Yesterday, as I checked the calendar at Viva House, I realized that the combination of the book tour and some family travel meant that I would not return to the soup kitchen until May 8 — nine weeks. I couldn’t have been more depressed.
Let’s be clear: Viva House doesn’t need me. I need Viva House. My shift there is one of the reliable bright spots in the week. There are, apparently, scientific reasons for this, relating to the pleasure centers of the brain and how they respond to such activity. I’ve gone up to a month without being able to go there, but nine weeks! I haven’t had a streak like that since I started in 2003.
Meanwhile, interviews continue. One yesterday, two today, one Sunday, three Monday. There is a temptation, among writers whose work is wildly varied, to invoke Graham Greene, who characterized some of his novels as “entertainments.” I could do that, I suppose, but I think I would sound like an asshole. And while I, like Tess, would rather be an asshole than a bitch, I just don’t think I can carry the Graham Greene thing. I choose to compare myself to Wee Willie Keeler. One of the early Baltimore Orioles, Keeler had great stats, including a high on-base percentage. He achieved that, in part, by putting down something called the “Baltimore Chop,” a grounder that bounced so high that Keeler, a short and speedy man, could reach first base before the ball was fielded.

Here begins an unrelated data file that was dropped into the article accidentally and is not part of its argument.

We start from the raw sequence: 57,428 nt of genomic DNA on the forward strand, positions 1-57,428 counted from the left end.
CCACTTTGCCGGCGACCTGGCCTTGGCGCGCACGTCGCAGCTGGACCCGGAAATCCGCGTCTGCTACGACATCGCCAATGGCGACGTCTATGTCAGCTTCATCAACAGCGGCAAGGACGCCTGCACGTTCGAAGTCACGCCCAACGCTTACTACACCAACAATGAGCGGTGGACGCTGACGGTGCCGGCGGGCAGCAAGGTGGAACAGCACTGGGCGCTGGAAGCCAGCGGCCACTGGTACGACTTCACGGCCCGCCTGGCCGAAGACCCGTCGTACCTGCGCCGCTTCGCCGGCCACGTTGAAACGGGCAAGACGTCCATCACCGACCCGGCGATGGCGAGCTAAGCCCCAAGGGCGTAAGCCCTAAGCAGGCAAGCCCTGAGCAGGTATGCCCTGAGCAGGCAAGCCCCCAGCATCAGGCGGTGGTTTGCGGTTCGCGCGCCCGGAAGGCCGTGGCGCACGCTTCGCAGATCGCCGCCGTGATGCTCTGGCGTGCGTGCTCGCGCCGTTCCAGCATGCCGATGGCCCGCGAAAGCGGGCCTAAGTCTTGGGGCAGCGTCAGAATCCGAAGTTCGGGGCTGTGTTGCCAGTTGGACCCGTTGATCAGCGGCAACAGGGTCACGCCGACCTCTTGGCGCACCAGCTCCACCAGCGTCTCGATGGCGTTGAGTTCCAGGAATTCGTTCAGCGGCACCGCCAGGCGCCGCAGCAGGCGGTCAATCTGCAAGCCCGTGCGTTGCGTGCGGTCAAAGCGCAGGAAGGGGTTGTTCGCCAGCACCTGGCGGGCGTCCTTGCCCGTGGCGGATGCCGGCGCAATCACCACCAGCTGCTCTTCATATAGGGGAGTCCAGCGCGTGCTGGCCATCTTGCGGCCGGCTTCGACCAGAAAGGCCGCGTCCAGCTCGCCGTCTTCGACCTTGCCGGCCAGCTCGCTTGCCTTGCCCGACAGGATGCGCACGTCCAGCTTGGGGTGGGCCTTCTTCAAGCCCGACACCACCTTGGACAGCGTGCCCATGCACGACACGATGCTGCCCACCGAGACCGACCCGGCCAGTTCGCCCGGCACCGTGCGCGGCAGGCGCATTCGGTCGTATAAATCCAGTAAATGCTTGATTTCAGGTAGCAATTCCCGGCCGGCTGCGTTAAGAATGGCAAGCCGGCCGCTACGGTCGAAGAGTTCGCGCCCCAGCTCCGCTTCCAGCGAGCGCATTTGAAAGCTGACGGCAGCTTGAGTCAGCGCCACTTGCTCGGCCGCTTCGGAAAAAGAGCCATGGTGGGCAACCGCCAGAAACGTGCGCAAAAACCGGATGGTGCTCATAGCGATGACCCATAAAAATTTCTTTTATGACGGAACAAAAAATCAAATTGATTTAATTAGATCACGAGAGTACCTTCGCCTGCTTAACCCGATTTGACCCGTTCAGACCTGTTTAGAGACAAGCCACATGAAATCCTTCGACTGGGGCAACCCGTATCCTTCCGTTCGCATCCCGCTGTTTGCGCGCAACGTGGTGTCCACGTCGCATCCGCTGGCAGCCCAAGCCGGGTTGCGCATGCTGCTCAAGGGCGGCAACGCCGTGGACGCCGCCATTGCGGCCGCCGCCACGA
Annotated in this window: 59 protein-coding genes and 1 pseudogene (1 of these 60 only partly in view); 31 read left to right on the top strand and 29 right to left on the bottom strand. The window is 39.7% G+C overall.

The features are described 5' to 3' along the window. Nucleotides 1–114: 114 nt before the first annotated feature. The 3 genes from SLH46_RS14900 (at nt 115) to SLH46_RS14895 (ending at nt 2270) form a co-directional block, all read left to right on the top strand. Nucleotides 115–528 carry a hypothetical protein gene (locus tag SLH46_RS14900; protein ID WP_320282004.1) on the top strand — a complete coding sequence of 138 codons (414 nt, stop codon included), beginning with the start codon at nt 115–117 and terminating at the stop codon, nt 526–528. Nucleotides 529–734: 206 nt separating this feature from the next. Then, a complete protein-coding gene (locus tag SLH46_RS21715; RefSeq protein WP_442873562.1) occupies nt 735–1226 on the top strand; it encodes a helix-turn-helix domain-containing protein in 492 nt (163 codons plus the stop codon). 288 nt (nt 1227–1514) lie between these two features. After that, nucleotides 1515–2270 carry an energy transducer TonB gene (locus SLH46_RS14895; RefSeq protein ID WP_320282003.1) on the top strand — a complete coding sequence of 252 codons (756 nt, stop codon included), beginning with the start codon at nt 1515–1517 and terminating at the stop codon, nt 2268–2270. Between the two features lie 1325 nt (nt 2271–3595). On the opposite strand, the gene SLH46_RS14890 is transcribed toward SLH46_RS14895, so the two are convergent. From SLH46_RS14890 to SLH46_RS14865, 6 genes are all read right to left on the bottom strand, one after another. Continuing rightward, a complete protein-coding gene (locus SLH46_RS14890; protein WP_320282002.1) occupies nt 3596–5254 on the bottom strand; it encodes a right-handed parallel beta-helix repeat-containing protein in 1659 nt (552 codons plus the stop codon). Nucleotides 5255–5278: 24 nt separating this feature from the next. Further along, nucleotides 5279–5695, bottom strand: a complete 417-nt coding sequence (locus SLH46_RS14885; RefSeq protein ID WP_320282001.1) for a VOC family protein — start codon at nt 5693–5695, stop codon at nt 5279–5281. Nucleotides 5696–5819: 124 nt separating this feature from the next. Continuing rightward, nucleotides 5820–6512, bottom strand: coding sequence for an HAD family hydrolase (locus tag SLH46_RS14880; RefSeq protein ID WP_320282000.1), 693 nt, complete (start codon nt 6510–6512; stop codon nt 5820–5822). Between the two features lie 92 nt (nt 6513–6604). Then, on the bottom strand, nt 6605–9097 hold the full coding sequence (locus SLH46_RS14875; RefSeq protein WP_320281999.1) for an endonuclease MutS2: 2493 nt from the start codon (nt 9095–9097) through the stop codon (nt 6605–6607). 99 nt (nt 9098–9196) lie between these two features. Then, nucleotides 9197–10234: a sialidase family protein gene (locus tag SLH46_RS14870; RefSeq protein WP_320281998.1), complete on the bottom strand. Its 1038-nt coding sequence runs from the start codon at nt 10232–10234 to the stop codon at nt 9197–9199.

So I am the Wee Willie Keeler of crime fiction, hitting them where they ain’t. It is probably inevitable that this will somehow mutate into a claim that I compared myself to Baltimore’s former Cardinal William Keeler, now Archbishop Emeritus, if I understand these distinctions in Catholic hierarchy.
Off to pilates. Don’t mock.